Tuesday, 10 March 2015

I've always kept a Unicorn: The Biography of Sandy Denny by Mick Houghton, book review: The First Lady of folk has a hooligan trapped inside

As tragic heroines go, Sandy Denny, the first lady of folk rock who rose to fame in the late Sixties as the singer in Fairport Convention, was an unlikely contender.
Best known for “Who Knows Where The Time Goes?” and, latterly, the inspiration for a new generation of heart-on-sleeve singers such as Laura Marling, Cat Power, and Joanna Newsom, Denny grew up in a nice house, in a nice street, with nice parents who supported her choice of career, unorthodox as it must have seemed.
Certainly, aside from a brief stint as a nurse, Denny endured little hardship before finding success. But despite her sociable nature and obvious charisma, she was dogged by an insecurity that increased as her celebrity grew, and, by the mid-Seventies, was fuelled by heavy drinking and cocaine use. She died at the age of 31 from a brain haemorrhage shortly after falling down a flight of stairs.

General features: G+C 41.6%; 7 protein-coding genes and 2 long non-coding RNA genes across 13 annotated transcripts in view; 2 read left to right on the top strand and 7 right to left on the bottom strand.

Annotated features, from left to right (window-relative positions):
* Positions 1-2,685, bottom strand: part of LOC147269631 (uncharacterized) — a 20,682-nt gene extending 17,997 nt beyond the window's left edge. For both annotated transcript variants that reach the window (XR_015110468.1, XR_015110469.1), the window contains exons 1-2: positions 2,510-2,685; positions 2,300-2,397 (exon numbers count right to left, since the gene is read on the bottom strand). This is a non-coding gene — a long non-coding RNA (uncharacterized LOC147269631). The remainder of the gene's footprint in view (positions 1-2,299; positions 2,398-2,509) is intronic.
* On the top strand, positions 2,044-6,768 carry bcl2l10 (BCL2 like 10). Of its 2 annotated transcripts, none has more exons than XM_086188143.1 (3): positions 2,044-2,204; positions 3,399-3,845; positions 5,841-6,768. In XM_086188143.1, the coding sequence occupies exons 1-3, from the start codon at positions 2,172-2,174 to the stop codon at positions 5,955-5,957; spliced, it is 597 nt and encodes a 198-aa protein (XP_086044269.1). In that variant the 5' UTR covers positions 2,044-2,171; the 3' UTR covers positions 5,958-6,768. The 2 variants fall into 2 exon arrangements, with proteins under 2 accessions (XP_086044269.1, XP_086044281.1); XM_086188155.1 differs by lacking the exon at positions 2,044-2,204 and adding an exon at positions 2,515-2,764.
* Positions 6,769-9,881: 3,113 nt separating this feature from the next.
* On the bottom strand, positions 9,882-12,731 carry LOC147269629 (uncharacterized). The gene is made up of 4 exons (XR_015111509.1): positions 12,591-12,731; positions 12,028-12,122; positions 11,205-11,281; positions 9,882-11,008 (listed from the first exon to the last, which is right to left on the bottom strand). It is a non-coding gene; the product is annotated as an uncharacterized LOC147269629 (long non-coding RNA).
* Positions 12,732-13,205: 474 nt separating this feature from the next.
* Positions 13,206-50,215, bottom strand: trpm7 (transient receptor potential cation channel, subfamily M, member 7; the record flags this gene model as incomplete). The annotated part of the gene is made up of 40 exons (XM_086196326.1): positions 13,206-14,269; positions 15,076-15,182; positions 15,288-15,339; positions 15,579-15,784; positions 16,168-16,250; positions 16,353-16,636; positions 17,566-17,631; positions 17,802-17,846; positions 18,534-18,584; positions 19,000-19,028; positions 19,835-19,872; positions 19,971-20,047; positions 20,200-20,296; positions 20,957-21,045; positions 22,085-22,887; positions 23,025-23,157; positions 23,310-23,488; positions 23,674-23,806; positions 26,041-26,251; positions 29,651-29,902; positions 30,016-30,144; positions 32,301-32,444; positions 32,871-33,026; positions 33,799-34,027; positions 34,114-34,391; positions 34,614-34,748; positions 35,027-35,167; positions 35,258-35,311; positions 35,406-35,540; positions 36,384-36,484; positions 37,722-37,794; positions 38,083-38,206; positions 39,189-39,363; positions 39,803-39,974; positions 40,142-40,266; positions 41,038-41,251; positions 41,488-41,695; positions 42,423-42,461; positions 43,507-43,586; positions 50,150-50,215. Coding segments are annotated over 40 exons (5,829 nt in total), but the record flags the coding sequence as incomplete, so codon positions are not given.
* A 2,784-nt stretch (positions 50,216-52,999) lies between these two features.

Mick Houghton’s scrupulously researched biography draws a detailed picture both of Denny’s increasingly complex mental state and of the London folk scene in the Sixties and Seventies, which also included now towering figures such as Richard Thompson, Bert Jansch, and Paul Simon.

Fairport Convention and Matthews Southern Comfort
DVD/CD - £9.99

Live In Maidstone 1970
CD - £7.99

Live At Maidstone Castle 1970
DVD - £9.99

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